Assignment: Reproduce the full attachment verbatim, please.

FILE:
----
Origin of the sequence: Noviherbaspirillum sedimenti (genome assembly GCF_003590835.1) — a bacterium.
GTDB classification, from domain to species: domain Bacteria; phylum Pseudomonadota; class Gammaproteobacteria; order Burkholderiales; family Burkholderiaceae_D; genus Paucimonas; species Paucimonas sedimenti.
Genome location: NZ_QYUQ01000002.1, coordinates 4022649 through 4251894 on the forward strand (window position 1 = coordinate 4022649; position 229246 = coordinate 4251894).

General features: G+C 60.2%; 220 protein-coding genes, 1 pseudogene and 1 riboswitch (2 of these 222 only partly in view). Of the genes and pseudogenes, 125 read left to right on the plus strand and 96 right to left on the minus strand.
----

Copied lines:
Origin of the sequence: Noviherbaspirillum sedimenti (genome assembly GCF_003590835.1) — a bacterium.
GTDB classification, from domain to species: domain Bacteria; phylum Pseudomonadota; class Gammaproteobacteria; order Burkholderiales; family Burkholderiaceae_D; genus Paucimonas; species Paucimonas sedimenti.
Genome location: NZ_QYUQ01000002.1, coordinates 4022649 through 4251894 on the forward strand (window position 1 = coordinate 4022649; position 229246 = coordinate 4251894).

General features: G+C 60.2%; 220 protein-coding genes, 1 pseudogene and 1 riboswitch (2 of these 222 only partly in view). Of the genes and pseudogenes, 125 read left to right on the plus strand and 96 right to left on the minus strand.